Why children should eat fish

Facebooktwittergoogle_pluslinkedinmail

The news about which foods are healthy and nutritious for us is constantly hitting the headlines. With concerns around escalating childhood obesity, tooth decay and chronic disease in children, understanding more about foods that have outstanding health benefits is beneficial. Eating fish regularly has been long regarded as important for our development, health and well-being by a whole host of experts.

The importance of fish in our diet has a long history and has been widely researched. Fish is highly nutrient dense and an excellent source of high quality protein, but the omega-3 fatty acid content draws most attention.  Omega-3 fatty acids are a kind of fat which is essential for optimal health. The right types of fats are important for the body and with the human brain being 60% fat (with one-third coming from essential fats) it’s important we aren’t deprived of these nutrients. This is especially true for growing children.  

Our modern diet can often be low or deficit in omega-3 fatty acids and higher in omega-6 which is found in vegetable oils, meat, cereals and wheat. The omega-3 fats make hormone-like substances, which can support brain function, learning ability, co-ordination and mood. They can also help blood cholesterol levels, improve immunity, support metabolism, maintain water balance and reduce inflammatory pathways. Oily fish provides a direct source to the body that does not require any conversion so can be readily utilised by the body.

Not all fish can be considered equal in their nutrient content and potential benefits. Those fish with the highest levels of omega-3 fatty acids include: herring, mackerel, sardines, pilchards and salmon. Medium levels include: tuna (Bluefin), bass, whiting and lower levels can be found in cod, haddock, halibut and trout. Aiming for 2-3 portions a week is recommended in the UK.

Fresh, wild fish contains greater nutrient levels versus tinned or intensively farmed fish and UK advice recommends we limit the amount of tuna we eat due to potential exposure to mercury. Take a look at the Food Standards Agency for more detailed advice.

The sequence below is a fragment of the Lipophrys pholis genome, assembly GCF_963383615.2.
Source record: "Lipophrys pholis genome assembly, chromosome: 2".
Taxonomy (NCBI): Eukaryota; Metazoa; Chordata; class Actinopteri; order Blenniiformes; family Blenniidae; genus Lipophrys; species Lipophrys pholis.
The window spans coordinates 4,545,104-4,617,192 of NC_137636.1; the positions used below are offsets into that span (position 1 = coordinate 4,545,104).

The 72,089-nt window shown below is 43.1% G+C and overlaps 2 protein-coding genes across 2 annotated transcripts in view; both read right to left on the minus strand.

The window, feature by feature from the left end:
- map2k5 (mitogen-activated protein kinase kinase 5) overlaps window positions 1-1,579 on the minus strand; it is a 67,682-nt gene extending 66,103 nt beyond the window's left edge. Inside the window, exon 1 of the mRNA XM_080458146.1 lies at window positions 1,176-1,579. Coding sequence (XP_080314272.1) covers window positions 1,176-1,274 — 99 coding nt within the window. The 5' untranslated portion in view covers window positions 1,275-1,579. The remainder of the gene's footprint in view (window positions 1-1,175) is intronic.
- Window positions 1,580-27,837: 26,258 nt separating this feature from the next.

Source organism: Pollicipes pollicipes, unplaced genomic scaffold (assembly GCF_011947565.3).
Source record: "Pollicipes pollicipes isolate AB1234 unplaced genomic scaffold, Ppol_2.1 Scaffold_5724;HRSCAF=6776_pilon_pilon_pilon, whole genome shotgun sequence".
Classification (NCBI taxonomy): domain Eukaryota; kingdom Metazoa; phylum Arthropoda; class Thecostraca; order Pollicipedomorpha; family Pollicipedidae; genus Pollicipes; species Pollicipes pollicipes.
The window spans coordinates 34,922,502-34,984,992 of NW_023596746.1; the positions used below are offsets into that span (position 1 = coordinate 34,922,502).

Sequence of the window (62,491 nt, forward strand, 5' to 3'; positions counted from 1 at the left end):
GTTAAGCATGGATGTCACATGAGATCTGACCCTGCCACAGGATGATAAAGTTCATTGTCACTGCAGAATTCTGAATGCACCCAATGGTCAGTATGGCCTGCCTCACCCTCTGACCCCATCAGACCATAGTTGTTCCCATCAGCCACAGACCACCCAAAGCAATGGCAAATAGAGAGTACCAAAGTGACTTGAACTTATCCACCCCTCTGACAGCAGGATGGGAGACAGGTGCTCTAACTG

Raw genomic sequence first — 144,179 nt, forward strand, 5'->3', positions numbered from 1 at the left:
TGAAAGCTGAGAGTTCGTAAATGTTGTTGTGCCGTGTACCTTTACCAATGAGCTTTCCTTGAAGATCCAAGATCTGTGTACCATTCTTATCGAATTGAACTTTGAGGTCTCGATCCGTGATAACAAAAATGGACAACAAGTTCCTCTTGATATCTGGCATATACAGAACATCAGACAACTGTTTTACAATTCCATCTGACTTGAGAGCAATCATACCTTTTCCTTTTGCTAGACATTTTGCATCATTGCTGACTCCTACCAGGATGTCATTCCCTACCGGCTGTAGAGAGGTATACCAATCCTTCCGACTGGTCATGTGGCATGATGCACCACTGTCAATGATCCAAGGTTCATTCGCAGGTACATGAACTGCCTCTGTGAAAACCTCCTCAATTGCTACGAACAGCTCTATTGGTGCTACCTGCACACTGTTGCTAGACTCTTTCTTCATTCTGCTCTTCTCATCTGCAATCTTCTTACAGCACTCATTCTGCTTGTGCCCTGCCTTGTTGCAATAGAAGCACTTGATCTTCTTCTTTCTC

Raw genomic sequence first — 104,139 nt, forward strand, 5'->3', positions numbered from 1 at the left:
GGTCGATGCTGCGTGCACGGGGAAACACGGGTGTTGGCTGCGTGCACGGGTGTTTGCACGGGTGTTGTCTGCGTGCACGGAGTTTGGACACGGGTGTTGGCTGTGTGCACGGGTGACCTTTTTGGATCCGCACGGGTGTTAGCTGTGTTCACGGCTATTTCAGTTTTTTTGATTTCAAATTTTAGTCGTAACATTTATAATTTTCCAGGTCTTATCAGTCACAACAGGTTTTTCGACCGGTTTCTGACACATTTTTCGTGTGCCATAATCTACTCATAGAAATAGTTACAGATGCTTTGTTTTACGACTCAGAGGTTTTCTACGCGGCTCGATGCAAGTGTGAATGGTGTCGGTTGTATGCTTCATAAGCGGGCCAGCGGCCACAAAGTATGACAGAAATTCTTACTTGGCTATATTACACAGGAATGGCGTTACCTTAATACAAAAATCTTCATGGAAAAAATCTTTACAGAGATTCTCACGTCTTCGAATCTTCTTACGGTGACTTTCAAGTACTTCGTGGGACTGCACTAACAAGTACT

There are a number of signs and symptoms that can be linked to omega-3 fatty acid deficiency, which include:

  • Poor coordination
  • Hyperactivity and inattention
  • Slower cognition and learning difficulties
  • Excessive thirst
  • Excessive urination
  • Fatigue
  • Dry or rough skin, dry hair or dandruff
  • Eczema and asthma – signs of allergy and inflammation
  • Sleep problems – getting to sleep and waking
  • Visual problems, including poor night vision and sensitivity to bright light

Many of the above signs are found commonly in dyslexia, dyspraxia and ADHD but anyone can present with them.

Often knowing what foods are better for children can be frustrating, especially if they are particularly picky eaters. Advice around this would be to continue to give them fish as it can take many tries before a child will eat something. Talk about its benefits and, if they are old enough, engage them in the kitchen to cook and prepare simple dishes. It can also be easier to prepare fish that has a mild flavour and delicate texture such as cod, haddock and hake before increasing flavour and texture with sardines, trout, mackerel and salmon. Consider the flavours individual children enjoy and use this when cooking, such as tomato based flavours or creamy dishes. Even giving it a name that appeals can be helpful such as ‘pink fish’. If, as a parent, you still struggle to establish regular fish consumption then good quality supplements could be considered.

Early years settings are well placed to promote fish consumption by talking about the importance of foods for development, reading stories about fish and singing songs. If your setting also feeds children, then ensuring unbuttered/unbreaded fish is regularly part of the menu is valuable and sharing your recipes with parents can also be helpful for those children who tend to refuse at home. Encouraging parents to model good practice at home will also be beneficial for all and support long-term health.

About the author

The Food Teacher, Katharine Tate,mefinal2015 has worked as a teacher and education consultant internationally in primary and secondary schools for over 20 years. Qualified as a registered nutritional therapist, Katharine, combines her unique education and nutrition expertise to offer schools, organisations and families advice, education programmes, practical workshops, and individual/family clinical consultations. Katharine also presents The Food Teacher show on UK Health Radio where she discusses the importance of food for health and wellbeing.

She has published 2 books: ‘Heat-Free & Healthy’ and the award-winning ‘No Kitchen Cookery for Primary Schools’. Look out for The Food Teacher at Food Festivals and events throughout the country during 2016.

For more information, visit her Facebook page, follow her on Twitter or email her at info@thefoodteacher.co.uk. You can also visit her website to find out more and subscribe to her newsletter.

Facebooktwittergoogle_pluslinkedinmail

Leave a Reply

Your email address will not be published. Required fields are marked *